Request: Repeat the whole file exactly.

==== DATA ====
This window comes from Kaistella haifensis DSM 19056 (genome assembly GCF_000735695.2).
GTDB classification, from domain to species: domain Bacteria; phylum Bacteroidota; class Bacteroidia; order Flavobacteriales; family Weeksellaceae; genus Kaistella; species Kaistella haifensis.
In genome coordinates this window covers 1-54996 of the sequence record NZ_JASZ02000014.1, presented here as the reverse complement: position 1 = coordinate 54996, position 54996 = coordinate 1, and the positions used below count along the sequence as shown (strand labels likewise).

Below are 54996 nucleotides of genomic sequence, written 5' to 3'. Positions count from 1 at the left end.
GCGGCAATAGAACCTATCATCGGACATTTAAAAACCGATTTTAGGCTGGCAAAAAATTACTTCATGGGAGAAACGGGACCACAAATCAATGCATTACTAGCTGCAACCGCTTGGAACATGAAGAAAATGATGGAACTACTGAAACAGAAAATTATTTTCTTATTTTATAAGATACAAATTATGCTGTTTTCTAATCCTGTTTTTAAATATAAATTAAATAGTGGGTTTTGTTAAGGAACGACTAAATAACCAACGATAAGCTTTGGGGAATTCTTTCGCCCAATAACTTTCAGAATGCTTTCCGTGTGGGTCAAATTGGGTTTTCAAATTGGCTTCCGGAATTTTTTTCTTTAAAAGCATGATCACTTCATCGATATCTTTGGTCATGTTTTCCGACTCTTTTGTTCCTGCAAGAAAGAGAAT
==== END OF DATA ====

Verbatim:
This window comes from Kaistella haifensis DSM 19056 (genome assembly GCF_000735695.2).
GTDB classification, from domain to species: domain Bacteria; phylum Bacteroidota; class Bacteroidia; order Flavobacteriales; family Weeksellaceae; genus Kaistella; species Kaistella haifensis.
In genome coordinates this window covers 1-54996 of the sequence record NZ_JASZ02000014.1, presented here as the reverse complement: position 1 = coordinate 54996, position 54996 = coordinate 1, and the positions used below count along the sequence as shown (strand labels likewise).

Below are 54996 nucleotides of genomic sequence, written 5' to 3'. Positions count from 1 at the left end.
GCGGCAATAGAACCTATCATCGGACATTTAAAAACCGATTTTAGGCTGGCAAAAAATTACTTCATGGGAGAAACGGGACCACAAATCAATGCATTACTAGCTGCAACCGCTTGGAACATGAAGAAAATGATGGAACTACTGAAACAGAAAATTATTTTCTTATTTTATAAGATACAAATTATGCTGTTTTCTAATCCTGTTTTTAAATATAAATTAAATAGTGGGTTTTGTTAAGGAACGACTAAATAACCAACGATAAGCTTTGGGGAATTCTTTCGCCCAATAACTTTCAGAATGCTTTCCGTGTGGGTCAAATTGGGTTTTCAAATTGGCTTCCGGAATTTTTTTCTTTAAAAGCATGATCACTTCATCGATATCTTTGGTCATGTTTTCCGACTCTTTTGTTCCTGCAAGAAAGAGAAT